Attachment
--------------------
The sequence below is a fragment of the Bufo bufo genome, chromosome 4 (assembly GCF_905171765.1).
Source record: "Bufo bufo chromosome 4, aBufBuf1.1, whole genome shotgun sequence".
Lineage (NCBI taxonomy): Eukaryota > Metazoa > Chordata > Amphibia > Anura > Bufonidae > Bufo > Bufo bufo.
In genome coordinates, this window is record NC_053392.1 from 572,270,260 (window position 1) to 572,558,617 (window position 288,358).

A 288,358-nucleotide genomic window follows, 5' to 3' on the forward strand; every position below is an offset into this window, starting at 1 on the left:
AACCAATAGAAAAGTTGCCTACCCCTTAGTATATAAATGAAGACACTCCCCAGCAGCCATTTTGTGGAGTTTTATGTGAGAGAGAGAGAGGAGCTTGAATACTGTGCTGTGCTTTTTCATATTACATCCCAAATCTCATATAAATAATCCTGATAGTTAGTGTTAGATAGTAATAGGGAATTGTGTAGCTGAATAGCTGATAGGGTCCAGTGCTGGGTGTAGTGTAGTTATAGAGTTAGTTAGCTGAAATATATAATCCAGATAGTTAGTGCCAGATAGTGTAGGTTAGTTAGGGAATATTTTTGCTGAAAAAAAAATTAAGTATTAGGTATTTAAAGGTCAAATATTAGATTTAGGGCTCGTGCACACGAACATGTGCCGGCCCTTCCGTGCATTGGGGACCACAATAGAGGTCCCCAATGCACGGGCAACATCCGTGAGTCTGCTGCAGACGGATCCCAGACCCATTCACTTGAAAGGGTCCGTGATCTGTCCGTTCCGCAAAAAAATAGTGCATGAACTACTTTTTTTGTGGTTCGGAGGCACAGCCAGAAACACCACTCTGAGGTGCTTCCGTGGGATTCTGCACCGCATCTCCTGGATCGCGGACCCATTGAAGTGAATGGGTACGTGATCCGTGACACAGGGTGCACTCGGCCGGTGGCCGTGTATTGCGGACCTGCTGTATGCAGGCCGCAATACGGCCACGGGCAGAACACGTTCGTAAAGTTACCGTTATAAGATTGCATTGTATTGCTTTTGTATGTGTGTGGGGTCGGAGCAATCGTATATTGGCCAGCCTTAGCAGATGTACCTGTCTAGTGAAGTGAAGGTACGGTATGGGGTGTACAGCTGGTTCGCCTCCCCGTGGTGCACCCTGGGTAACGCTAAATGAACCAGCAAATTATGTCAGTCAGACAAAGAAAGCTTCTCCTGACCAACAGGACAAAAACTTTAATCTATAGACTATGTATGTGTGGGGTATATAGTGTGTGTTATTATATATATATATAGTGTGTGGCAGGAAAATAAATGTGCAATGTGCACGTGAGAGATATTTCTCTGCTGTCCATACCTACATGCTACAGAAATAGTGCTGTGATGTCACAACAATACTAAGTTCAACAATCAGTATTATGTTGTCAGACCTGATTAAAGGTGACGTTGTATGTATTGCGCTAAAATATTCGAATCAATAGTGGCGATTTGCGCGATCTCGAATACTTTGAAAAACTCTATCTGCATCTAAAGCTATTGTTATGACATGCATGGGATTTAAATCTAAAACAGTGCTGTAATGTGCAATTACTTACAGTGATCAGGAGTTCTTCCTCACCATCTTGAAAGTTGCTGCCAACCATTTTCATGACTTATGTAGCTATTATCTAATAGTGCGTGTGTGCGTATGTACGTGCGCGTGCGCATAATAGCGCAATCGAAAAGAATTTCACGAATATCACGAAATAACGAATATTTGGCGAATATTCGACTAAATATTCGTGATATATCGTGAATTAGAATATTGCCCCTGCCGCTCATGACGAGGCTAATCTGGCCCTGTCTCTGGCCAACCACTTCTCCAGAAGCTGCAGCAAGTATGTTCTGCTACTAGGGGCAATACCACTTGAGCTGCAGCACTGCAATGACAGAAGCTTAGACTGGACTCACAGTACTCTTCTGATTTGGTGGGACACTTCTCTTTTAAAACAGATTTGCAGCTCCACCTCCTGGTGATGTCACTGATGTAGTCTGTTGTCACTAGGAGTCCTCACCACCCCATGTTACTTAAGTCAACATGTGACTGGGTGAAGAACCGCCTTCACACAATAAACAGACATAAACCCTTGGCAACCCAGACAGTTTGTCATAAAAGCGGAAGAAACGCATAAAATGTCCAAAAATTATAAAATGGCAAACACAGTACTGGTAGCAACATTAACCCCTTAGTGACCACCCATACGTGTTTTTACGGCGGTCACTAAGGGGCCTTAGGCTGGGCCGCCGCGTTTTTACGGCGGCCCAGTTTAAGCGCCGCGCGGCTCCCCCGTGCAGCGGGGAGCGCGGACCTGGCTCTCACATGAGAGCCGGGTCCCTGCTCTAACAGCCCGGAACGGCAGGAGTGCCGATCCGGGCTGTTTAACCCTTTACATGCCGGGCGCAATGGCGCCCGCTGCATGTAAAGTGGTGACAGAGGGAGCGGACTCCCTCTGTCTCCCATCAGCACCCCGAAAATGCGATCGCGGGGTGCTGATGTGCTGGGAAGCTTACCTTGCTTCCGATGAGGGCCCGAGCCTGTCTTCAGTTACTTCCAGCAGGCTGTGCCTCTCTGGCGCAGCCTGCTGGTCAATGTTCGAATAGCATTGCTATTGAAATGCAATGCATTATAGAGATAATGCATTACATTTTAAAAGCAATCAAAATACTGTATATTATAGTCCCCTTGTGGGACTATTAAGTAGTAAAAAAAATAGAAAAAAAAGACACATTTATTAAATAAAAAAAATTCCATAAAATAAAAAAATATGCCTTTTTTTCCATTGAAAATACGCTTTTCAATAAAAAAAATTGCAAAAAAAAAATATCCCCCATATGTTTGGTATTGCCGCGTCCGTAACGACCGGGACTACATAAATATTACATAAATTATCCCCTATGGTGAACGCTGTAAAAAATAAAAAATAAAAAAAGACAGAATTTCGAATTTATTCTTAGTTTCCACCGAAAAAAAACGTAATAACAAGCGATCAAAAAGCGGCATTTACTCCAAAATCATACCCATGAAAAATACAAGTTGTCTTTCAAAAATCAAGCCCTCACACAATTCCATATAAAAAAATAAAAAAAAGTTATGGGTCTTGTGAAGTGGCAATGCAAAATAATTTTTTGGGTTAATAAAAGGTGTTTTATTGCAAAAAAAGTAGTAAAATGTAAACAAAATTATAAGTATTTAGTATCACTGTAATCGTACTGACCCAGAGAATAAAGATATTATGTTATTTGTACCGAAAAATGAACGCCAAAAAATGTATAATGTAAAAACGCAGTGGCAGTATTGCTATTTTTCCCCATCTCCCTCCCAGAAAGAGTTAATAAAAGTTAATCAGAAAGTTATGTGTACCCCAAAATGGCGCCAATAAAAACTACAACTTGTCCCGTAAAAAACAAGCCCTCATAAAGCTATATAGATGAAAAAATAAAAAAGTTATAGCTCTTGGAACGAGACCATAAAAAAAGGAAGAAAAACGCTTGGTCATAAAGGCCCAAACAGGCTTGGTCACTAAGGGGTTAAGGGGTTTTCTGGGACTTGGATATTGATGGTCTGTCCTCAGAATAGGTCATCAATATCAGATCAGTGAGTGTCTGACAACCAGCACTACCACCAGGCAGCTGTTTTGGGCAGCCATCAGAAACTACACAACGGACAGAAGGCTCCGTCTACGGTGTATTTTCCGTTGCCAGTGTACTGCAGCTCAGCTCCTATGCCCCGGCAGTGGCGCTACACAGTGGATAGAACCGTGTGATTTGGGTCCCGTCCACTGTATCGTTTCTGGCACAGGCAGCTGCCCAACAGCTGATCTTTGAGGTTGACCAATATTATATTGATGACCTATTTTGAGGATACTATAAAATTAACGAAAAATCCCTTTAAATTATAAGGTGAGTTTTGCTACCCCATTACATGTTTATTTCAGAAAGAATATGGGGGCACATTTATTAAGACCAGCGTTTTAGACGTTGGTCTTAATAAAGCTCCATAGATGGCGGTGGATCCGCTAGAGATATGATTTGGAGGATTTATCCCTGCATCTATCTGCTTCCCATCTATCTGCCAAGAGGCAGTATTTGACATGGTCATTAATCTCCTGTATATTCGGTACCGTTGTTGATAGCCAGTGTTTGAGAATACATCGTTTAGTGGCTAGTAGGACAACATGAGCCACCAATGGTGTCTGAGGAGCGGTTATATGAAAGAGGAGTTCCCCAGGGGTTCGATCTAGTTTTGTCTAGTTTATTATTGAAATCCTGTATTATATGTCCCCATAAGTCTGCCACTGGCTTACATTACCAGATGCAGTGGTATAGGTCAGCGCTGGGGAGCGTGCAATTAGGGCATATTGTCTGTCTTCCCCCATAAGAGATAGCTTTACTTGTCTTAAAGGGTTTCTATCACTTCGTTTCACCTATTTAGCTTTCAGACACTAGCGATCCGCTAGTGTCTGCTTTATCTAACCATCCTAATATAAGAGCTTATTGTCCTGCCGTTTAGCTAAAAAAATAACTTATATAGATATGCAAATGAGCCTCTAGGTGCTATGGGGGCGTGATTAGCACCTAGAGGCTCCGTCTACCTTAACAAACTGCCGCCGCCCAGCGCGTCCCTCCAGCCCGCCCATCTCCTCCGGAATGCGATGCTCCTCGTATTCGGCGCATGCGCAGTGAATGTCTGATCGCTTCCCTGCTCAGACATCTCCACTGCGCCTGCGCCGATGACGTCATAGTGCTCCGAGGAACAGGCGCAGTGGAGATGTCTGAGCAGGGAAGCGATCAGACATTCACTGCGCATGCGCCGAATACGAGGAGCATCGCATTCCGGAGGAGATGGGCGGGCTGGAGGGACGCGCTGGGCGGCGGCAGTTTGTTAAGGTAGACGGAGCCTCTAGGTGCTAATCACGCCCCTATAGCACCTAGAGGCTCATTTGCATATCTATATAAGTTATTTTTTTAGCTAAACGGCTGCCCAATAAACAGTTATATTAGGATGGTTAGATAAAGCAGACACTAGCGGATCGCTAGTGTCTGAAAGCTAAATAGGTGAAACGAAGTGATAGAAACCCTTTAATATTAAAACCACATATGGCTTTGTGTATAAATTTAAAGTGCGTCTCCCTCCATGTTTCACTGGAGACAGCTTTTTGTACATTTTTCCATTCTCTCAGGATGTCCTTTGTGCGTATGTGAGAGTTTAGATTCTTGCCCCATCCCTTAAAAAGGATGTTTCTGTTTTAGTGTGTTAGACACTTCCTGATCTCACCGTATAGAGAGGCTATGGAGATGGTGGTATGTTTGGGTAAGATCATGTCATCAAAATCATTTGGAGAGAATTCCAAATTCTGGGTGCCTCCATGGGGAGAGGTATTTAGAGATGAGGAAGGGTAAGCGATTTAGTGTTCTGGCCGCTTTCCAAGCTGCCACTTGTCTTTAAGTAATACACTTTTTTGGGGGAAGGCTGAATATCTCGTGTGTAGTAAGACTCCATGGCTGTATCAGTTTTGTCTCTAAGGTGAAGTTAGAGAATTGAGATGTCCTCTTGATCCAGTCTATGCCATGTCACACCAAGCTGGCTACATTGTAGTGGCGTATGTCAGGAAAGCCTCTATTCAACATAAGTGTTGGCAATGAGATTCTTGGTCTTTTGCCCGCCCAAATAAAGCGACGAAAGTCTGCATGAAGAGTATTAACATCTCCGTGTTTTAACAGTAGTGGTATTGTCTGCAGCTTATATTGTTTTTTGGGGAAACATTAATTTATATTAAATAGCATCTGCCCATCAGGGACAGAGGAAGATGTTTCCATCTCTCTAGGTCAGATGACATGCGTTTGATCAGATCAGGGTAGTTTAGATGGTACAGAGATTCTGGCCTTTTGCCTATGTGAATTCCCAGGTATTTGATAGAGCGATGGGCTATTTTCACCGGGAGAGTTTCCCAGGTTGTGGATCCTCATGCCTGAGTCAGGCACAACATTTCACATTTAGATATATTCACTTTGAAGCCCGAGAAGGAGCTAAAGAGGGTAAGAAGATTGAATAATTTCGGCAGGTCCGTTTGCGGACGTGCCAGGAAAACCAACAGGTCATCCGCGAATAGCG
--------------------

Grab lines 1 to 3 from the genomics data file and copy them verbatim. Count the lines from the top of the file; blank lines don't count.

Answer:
The sequence below is a fragment of the Bufo bufo genome, chromosome 4 (assembly GCF_905171765.1).
Source record: "Bufo bufo chromosome 4, aBufBuf1.1, whole genome shotgun sequence".
Lineage (NCBI taxonomy): Eukaryota > Metazoa > Chordata > Amphibia > Anura > Bufonidae > Bufo > Bufo bufo.